In short, while the disadvantage of no screen hasn’t been entirely cancelled out, it’s a lot easier to live with on the new shuffle than it was with the old. That said things still aren’t entirely peach in shuffle land. As Gordon pointed out in his original news story, the implementation of the controls on the earphones themselves rather than an adaptor cable is a real problem, for the simple reason that it restricts what headphones you can use with the device. Prefer Shure, Sennheiser or Klipsch IEMs to the standard Apple models? Sorry. You’re out of luck.

To be fair, third-party ‘phones are expected from Klipsch and Scosche in the near future, and the latter manufacturer has also announced a stand-alone remote-control/adaptor. For now, though, you’re stuck with a choice of the bundled buds or Apple’s In-Ear Headphones.

Let’s be clear: the sound through the bundled buds is no worse than the sound you’ll get through most MP3 players with the bundled earphones. In fact, I’ve heard an awful lot worse in the last few months from Far Eastern competitors. The sound lacks warmth and bass and errs towards the over-bright/tinny side of the audio spectrum, but your ears will not fall off through listening and your music won’t sound utterly ghastly. The worst I can say is that the things will not stay in your ears when exercising, and for a shuffle that’s quite a big deal.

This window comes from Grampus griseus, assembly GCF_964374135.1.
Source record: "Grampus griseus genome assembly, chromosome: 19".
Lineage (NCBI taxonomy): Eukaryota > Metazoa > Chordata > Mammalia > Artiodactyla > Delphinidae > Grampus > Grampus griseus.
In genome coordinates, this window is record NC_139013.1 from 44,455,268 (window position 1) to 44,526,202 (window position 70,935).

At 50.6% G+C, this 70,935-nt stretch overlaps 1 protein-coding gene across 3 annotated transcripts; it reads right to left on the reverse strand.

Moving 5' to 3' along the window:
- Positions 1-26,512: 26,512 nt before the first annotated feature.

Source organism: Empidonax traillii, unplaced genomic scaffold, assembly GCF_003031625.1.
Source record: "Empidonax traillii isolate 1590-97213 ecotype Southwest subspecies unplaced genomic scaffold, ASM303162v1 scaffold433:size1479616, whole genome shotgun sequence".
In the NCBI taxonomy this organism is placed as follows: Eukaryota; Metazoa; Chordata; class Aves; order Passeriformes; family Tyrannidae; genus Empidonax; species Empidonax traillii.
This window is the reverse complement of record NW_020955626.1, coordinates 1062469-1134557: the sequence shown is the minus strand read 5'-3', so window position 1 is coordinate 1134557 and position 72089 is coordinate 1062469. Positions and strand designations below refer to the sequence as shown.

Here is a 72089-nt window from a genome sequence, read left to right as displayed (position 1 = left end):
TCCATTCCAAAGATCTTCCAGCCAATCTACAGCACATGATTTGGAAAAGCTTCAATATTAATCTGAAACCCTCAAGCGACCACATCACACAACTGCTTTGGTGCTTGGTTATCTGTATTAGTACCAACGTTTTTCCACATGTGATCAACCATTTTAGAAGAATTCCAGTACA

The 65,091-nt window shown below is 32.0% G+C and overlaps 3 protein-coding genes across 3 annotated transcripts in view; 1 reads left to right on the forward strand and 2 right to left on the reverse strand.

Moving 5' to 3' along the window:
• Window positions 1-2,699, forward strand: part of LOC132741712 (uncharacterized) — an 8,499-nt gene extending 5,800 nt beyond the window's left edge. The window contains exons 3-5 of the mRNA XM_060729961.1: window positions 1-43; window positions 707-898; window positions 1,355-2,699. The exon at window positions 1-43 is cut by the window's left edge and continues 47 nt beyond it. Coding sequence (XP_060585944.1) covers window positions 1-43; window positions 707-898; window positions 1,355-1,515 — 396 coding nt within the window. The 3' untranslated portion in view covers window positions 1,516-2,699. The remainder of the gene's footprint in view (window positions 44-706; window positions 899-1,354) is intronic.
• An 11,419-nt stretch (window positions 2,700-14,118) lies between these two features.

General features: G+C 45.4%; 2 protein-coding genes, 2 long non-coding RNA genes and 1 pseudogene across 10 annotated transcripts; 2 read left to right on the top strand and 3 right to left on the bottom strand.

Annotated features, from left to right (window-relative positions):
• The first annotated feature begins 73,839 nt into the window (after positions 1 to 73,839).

Plug in the In Ear Headphones and it becomes obvious that the new Shuffle is – like the last Shuffle – a thoroughly decent little player. The output is clear at the top end, beefy at the bottom end, and strong in-between. Listening to the spectacularly hit-and-miss Timbaland/Chris Cornell collaboration, Scream, I hear a strong grasp of dynamics, punchy beats and bass notes and enough definition to do justice to the maestro’s trademark, razor-sharp production.